table. To make it all the more horrible, not to mention ridiculous,
following the operation Freud claimed the hemorrhaging was caused by
Emma Epsteins repressed love of him (Freud). Even though this
incident occurred early in Freuds career, the bizarre nature of
the diagnosis and Freuds reasoning must be considered.
The chronological nature of Worsts book makes it read as a diary,
and from the first days he and Freud are shown at odds over just about
everything. That psychoanalytic shibboleth "resistance" often
entered their heated discussions. As early as October 10, l934, barely
a week into the analysis, a practical problem emerged that illustrated
Freuds awareness of Wortis resistance, as well as Freuds
famous wariness of anything American. Hard of hearing, Freud accused
Worstis of mumbling, telling the young American that mumbling was: ".
. . an expression of the general American laxity in social intercourse,
sometimes used as resistance."
As the diary continues it is difficult not to laugh out loud at Freuds
utterances, a laughter that even the reader familiar with such exaggerations
cannot hide. For example, Freud states that when someone dreams of attending
the theatre he is unconsciously dreaming of vicarious sex because ".
. . sitting in a theatre always means watching coitus." An obvious
barbed reply would be to ask if such dreams didnt depend on the
type of theatre one attended. Wortis foregoes the opportunity.
Sexual perversion does not go unmentioned. During the December 11, 1934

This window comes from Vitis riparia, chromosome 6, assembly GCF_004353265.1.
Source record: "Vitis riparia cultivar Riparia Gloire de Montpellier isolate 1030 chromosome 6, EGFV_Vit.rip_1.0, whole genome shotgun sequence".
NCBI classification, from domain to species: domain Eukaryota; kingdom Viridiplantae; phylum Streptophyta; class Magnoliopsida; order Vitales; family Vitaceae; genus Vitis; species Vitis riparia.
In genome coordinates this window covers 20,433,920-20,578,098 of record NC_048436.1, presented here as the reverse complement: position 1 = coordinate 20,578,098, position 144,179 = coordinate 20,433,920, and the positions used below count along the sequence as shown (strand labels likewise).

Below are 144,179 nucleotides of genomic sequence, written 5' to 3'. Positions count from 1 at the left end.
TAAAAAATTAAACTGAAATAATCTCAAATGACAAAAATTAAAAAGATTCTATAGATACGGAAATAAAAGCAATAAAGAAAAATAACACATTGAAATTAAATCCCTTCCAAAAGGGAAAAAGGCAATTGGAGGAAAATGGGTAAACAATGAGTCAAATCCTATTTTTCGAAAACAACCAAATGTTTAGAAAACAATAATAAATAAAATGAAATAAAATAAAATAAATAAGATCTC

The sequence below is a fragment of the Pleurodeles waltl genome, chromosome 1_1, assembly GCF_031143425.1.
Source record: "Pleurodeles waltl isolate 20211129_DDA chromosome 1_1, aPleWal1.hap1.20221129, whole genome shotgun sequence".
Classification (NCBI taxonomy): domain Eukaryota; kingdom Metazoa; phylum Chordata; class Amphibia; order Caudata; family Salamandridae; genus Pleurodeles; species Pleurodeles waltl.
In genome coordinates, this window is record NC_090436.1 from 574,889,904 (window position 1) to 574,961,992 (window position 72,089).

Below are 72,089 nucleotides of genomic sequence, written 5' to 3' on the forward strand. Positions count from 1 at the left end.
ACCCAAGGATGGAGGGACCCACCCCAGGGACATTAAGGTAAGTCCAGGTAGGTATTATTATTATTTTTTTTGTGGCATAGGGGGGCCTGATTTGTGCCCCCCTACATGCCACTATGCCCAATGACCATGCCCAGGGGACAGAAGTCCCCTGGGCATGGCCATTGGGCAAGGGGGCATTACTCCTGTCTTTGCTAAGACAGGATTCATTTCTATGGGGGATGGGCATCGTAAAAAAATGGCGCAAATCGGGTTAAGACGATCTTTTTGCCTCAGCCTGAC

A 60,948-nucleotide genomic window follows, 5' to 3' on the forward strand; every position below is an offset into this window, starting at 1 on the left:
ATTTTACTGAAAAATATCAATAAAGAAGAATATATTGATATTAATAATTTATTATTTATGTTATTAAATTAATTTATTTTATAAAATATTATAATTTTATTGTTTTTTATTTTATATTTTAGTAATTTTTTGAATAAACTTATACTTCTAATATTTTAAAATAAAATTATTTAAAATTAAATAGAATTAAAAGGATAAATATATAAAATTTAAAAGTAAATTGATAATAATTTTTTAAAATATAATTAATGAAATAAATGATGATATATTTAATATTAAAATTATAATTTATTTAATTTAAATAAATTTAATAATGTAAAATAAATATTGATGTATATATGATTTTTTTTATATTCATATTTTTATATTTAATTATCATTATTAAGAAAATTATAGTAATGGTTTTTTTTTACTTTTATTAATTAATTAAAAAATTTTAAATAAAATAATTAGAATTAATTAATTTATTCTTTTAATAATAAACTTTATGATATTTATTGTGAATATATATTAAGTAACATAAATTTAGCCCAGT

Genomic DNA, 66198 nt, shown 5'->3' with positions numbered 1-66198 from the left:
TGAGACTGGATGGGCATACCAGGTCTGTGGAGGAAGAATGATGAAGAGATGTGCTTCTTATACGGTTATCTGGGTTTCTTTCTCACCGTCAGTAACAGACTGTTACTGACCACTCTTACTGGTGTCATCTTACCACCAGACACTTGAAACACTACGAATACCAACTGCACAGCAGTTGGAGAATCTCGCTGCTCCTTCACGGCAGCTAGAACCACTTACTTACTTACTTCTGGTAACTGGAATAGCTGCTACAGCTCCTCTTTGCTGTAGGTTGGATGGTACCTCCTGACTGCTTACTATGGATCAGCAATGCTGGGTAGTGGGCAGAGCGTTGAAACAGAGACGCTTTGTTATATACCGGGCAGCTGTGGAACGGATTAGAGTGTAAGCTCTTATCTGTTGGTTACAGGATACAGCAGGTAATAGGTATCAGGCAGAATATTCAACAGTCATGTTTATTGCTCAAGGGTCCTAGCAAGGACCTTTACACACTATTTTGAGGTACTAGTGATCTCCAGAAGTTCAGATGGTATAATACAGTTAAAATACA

session, Freud , as he often did, condemned homosexuality as a perversion,
coupling it, without irony, with the socially impractical: "How
could we run an army if the officers kept falling in love with the enlisted
men?" And in that same December 11, l934 session, Doctor Freud,
in what now days could be regarded as a confused "instrumentalism,"
this time turned his psychoanalytic artillery on American women: "American
women are an anti-cultural phenomenon. They have nothing but their pride
in their sense of uselessness. That is why marriages are so unsuccessful
in America, that is why your divorce rate is so high. American men dont
know how to make love. You couldnt expect to step up to an orchestra
to play first fiddle without some training, but American men step into
marriage without the least experience for so complicated a business.
In Europe, things are different, men take the lead and that is as it
Sex never leaves the scene for long in this didactic analysis. A November
21, l934, session has Wortis relating a dream regarding a fish chopping
machine and his own wife. Freud was delighted. "Thats what
I call a real dream!" he said, and then related that a fish was
a well known penis symbol, and because Wortis had previously told Freud